topographic stress

Bedrock cores from a borehole
Correlation of modeled stress fields with seismic velocity
Topographic stress and rock fracture

Water and biological activity attack bedrock at Earth’s surface, eroding the rock and forming life-sustaining soil. Water and life would have a hard time doing this without the intersecting networks of cracks, or fractures, that run through the bedrock underlying most landscapes. How deep do these fracture networks go, and does the topography of Earth’s surface play a role in forming them?

An intriguing hypothesis proposed decades ago is that topography perturbs subsurface stress fields, potentially altering bedrock fracture patterns and – because more fractured bedrock might erode more easily – creating feedbacks between topography, stress, fractures, and erosion. Seulgi Moon and Mirna Slim tested this hypothesis through collaborations with Steve Martel (U. Hawaii), Brad Goodfellow (Geological Survey of Sweden), Steve Holbrook (Virginia Tech), Kamini Singha (Colorado School of Mines), Diego Mas Ivars (SKB, Sweden) and others. In addition to uncovering evidence that topography does influence bedrock fracture abundance, Moon discovered that present-day stress fields and surface features can influence fracture patterns hundreds of meters below the land surface – much deeper than anticipated.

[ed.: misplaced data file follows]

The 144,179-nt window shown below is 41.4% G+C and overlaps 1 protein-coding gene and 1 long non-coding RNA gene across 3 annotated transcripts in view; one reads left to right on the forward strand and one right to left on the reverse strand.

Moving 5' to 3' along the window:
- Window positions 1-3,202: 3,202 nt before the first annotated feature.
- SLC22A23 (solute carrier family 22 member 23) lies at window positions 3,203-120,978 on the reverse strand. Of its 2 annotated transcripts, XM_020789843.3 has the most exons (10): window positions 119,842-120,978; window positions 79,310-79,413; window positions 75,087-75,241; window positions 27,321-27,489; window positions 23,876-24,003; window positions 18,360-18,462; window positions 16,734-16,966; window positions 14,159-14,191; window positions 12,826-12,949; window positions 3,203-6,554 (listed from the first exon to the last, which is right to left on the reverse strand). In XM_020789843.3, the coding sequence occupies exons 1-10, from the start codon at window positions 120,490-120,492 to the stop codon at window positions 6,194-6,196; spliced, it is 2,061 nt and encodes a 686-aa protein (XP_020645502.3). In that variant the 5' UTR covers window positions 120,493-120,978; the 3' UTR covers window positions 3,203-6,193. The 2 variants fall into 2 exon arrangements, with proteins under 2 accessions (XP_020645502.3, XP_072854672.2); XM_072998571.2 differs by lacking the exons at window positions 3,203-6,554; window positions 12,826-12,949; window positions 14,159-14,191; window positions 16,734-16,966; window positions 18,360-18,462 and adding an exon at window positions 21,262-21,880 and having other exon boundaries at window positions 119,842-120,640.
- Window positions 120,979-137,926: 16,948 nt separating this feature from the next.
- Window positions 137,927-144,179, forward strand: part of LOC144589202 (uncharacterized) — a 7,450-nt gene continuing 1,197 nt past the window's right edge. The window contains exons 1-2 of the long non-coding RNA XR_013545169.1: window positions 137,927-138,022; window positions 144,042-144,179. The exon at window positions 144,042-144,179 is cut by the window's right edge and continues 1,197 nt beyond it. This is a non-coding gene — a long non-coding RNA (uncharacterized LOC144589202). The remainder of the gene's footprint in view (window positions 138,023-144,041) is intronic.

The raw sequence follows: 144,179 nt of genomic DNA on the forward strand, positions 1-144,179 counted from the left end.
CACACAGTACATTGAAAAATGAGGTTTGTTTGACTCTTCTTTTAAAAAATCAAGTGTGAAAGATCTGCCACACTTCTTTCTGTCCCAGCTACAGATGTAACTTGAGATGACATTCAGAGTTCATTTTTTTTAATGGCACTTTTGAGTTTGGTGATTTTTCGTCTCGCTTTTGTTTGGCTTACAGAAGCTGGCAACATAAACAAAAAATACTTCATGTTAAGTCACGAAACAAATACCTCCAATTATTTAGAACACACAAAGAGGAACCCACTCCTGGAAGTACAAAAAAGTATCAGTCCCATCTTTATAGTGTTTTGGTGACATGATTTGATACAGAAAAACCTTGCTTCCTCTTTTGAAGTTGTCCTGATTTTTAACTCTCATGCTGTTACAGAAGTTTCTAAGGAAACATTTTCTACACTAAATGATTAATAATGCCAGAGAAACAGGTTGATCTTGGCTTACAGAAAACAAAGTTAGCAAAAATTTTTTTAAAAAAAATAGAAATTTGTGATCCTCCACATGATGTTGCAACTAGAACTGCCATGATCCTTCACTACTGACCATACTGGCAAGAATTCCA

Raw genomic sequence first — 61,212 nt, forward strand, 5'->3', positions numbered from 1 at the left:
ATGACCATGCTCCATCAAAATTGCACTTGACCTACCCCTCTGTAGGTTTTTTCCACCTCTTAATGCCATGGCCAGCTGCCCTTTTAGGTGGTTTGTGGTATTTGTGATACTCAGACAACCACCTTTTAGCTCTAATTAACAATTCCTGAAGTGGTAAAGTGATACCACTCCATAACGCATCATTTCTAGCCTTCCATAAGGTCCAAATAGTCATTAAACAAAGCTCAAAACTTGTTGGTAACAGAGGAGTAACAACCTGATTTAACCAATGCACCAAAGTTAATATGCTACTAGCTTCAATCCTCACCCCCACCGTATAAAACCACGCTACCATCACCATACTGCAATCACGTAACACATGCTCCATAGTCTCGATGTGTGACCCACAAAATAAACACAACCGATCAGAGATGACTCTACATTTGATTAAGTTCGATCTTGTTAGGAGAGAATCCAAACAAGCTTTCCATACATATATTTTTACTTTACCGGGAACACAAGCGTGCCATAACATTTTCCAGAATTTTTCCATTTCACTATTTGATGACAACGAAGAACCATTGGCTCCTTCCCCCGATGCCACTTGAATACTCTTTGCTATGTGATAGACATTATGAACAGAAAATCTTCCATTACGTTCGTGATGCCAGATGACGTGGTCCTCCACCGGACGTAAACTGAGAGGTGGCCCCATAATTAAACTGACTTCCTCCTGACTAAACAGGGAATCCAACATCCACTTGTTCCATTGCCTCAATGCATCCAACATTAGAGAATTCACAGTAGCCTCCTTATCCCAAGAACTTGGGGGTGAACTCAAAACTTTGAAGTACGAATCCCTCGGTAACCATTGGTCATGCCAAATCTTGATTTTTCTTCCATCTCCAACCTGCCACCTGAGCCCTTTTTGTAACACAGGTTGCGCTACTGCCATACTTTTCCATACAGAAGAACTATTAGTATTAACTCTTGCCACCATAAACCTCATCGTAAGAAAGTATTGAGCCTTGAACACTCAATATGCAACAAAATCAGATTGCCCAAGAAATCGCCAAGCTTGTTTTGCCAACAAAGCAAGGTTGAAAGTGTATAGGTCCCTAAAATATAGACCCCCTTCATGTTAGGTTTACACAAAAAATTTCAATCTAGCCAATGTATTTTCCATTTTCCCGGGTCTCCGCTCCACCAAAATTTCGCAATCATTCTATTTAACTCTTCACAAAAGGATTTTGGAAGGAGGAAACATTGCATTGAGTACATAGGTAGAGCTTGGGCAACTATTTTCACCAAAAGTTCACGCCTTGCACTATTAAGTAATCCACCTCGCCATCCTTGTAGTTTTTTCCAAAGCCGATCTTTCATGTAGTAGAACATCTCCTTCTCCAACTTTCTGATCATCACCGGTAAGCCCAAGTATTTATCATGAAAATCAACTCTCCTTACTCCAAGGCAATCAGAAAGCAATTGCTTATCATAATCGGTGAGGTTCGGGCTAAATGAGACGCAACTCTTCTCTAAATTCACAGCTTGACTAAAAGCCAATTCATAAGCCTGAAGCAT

• Moon, S., J.T. Perron, S. Martel, W.S. Holbrook and J. St Clair (2017). A model of three-dimensional topographic stresses with implications for bedrock fractures, surface processes and landscape evolution. J. Geophys. Res., 122, 823-846, http://doi.org/10.1002/2016JF004155.
  • Moon, S., J.T. Perron, S.J. Martel, B.W. Goodfellow, D. Mas Ivars, A. Simeonov, R. Munier, J.-O. Näslund, A. Hall, A.P. Stroeven, K. Ebert and J. Heyman (2020). Present-day stress field influences bedrock fracture openness in the deep subsurface. Geophys. Res. Lett., 47, e2020GL090581, https://doi.org/10.1029/2020GL090581.
  • St. Clair, J., S. Moon, W.S. Holbrook, J.T. Perron, C.S. Riebe, S.J. Martel, B. Carr, C. Harmon, K. Singha and D. deB. Richter (2015). Geophysical imaging reveals topographic stress control of bedrock weathering, Science, 350, 534–538, http://doi.org/10.1126/science.aab2210.
  • Slim, M., J.T. Perron, S.J. Martel and K. Singha (2015), Topographic stress and rock fracture: A two-dimensional numerical model for arbitrary surface topography and comparisons with borehole observations. Earth Surface Processes and Landforms, 40, 512–529, http://doi.org/10.1002/esp.3646.